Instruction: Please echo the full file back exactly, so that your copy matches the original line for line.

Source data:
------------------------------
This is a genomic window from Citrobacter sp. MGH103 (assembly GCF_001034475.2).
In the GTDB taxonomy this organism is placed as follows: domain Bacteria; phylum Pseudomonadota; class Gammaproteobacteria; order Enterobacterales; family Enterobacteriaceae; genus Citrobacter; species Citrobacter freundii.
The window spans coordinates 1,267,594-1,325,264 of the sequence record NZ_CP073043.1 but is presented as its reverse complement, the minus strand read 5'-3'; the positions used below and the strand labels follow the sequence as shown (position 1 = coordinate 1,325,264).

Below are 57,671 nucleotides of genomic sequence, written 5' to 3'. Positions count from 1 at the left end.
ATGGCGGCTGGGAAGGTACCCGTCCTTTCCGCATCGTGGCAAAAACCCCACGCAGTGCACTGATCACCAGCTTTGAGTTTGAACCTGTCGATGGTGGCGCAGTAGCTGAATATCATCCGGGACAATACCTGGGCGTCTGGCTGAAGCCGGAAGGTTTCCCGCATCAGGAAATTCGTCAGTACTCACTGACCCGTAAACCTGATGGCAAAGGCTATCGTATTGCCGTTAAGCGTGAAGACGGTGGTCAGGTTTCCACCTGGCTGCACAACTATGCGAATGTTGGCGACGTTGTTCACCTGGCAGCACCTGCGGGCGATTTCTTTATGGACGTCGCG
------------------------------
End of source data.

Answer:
This is a genomic window from Citrobacter sp. MGH103 (assembly GCF_001034475.2).
In the GTDB taxonomy this organism is placed as follows: domain Bacteria; phylum Pseudomonadota; class Gammaproteobacteria; order Enterobacterales; family Enterobacteriaceae; genus Citrobacter; species Citrobacter freundii.
The window spans coordinates 1,267,594-1,325,264 of the sequence record NZ_CP073043.1 but is presented as its reverse complement, the minus strand read 5'-3'; the positions used below and the strand labels follow the sequence as shown (position 1 = coordinate 1,325,264).

Below are 57,671 nucleotides of genomic sequence, written 5' to 3'. Positions count from 1 at the left end.
ATGGCGGCTGGGAAGGTACCCGTCCTTTCCGCATCGTGGCAAAAACCCCACGCAGTGCACTGATCACCAGCTTTGAGTTTGAACCTGTCGATGGTGGCGCAGTAGCTGAATATCATCCGGGACAATACCTGGGCGTCTGGCTGAAGCCGGAAGGTTTCCCGCATCAGGAAATTCGTCAGTACTCACTGACCCGTAAACCTGATGGCAAAGGCTATCGTATTGCCGTTAAGCGTGAAGACGGTGGTCAGGTTTCCACCTGGCTGCACAACTATGCGAATGTTGGCGACGTTGTTCACCTGGCAGCACCTGCGGGCGATTTCTTTATGGACGTCGCG